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I've been using Xcode for a while and had a brief look at the interface builder when I first started but then went straight on to coding everything.

So far it's working OK but I just wondered if I'm missing something by not using the IB.

Is there any advantage to using the IB at all? I've even coded subviews and stuff without using the IB but I can't help thinking that it might be more advantageous to use it?

If not I'll keep on doing what I'm doing as it's working for me up to now :D


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4 Answers 4

If constructing everything in code is working for you, then great. Personally if it can be done in IB it's done in IB.

I'd be surprised if there's a best practice for this; everyone will have their opinion and preference.

I like to do UI related work in IB - if i'm dealing with presentational concerns I like to be in an environment that offers immediate visual feedback. It also cuts down the amount of boiler-plate code that you would have if constructing everything programmatically.

That said you can't do everything in IB. There are times you'll fall back on programatically constructing or laying out a view.

A little knowledge of both approaches goes a long way...

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possible duplicate of: http://stackoverflow.com/questions/3438804/iphone-app-best-practice-is-using-the-ib-a-better-way-to-design-your-app-or-wr/3439305#3439305

at the end of the day its whatever you feel more comfortable doing. IB is horrible in my opinion, programming takes more effort - more thought. :)

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"more thought" agreed, programming does need more thought, but do you want to spend your time thinking about the problem domain and the implementation of features, or about how many points to the left and what colour your controls are? :P (i'm being facetious, to each their own). –  dannywartnaby Sep 21 '10 at 12:40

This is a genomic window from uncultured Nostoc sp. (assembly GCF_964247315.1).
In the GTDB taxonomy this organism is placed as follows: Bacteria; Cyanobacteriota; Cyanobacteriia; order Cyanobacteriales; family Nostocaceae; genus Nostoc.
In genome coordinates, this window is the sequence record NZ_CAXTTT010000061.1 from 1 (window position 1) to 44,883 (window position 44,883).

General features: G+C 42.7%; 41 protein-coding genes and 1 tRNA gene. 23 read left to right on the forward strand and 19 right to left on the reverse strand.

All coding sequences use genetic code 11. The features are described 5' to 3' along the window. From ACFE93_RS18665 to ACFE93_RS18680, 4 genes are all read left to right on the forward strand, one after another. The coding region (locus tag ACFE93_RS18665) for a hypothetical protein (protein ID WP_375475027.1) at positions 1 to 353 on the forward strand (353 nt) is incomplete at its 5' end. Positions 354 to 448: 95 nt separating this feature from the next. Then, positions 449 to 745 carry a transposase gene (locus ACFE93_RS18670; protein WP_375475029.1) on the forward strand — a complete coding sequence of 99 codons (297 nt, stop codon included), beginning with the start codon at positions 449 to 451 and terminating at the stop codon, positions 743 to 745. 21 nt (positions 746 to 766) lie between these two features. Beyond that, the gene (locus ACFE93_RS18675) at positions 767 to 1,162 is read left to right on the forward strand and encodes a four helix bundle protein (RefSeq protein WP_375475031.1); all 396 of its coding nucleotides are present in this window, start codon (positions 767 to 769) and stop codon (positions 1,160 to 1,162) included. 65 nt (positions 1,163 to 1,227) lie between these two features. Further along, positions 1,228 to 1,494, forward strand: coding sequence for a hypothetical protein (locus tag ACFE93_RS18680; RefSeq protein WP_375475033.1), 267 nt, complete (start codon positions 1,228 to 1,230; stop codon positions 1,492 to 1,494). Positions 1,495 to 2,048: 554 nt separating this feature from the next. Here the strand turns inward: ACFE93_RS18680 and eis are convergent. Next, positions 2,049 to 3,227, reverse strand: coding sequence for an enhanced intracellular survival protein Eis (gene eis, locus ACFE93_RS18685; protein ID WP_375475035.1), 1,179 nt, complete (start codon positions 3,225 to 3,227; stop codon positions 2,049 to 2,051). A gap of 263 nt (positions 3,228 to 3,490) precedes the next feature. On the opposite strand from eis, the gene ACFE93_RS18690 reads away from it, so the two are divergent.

sorry my answer doesn't read very well... i was giving two sides of a coin read as "IB is horrible BUT programming takes more effort - therefore its whatever you feel more comfortable doing". :) Thats what I'm saying - you end up spending all your time just trying to get the layout spot on and budging something 1px to the right, building, clicking to that view looking going back budging it 1px again etc etc gets very tiring very quickly. –  Thomas Clayson Sep 21 '10 at 13:08
MY reason for not using IB is that it is annoying when implementing methods and trying to do other things. Mixing IB and programming (espcially anything that uses subviews of the view from IB) gets annoying and tedious. Separating the view from the methods was a good idea on paper - but integrating it just annoys... well, me at least. :) –  Thomas Clayson Sep 21 '10 at 13:10

I usually use IB, get immediate visual feedback and make the layout looks exactly easier. Only in one case that I have to give up with IB is performance with UITableView scrolling. In this case, the best solution I can find is to write code to draw everything in the cell using code. This makes the performance much better.

Generally, I recommend to use IB until you have some specific requirements like performance or you need to have really much control over the view

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New projects always start off simple so people tend to gravitate toward IB naturally. Personally I've found that as a view gets more dynamic and complex (and they always do), it makes sense to code it.


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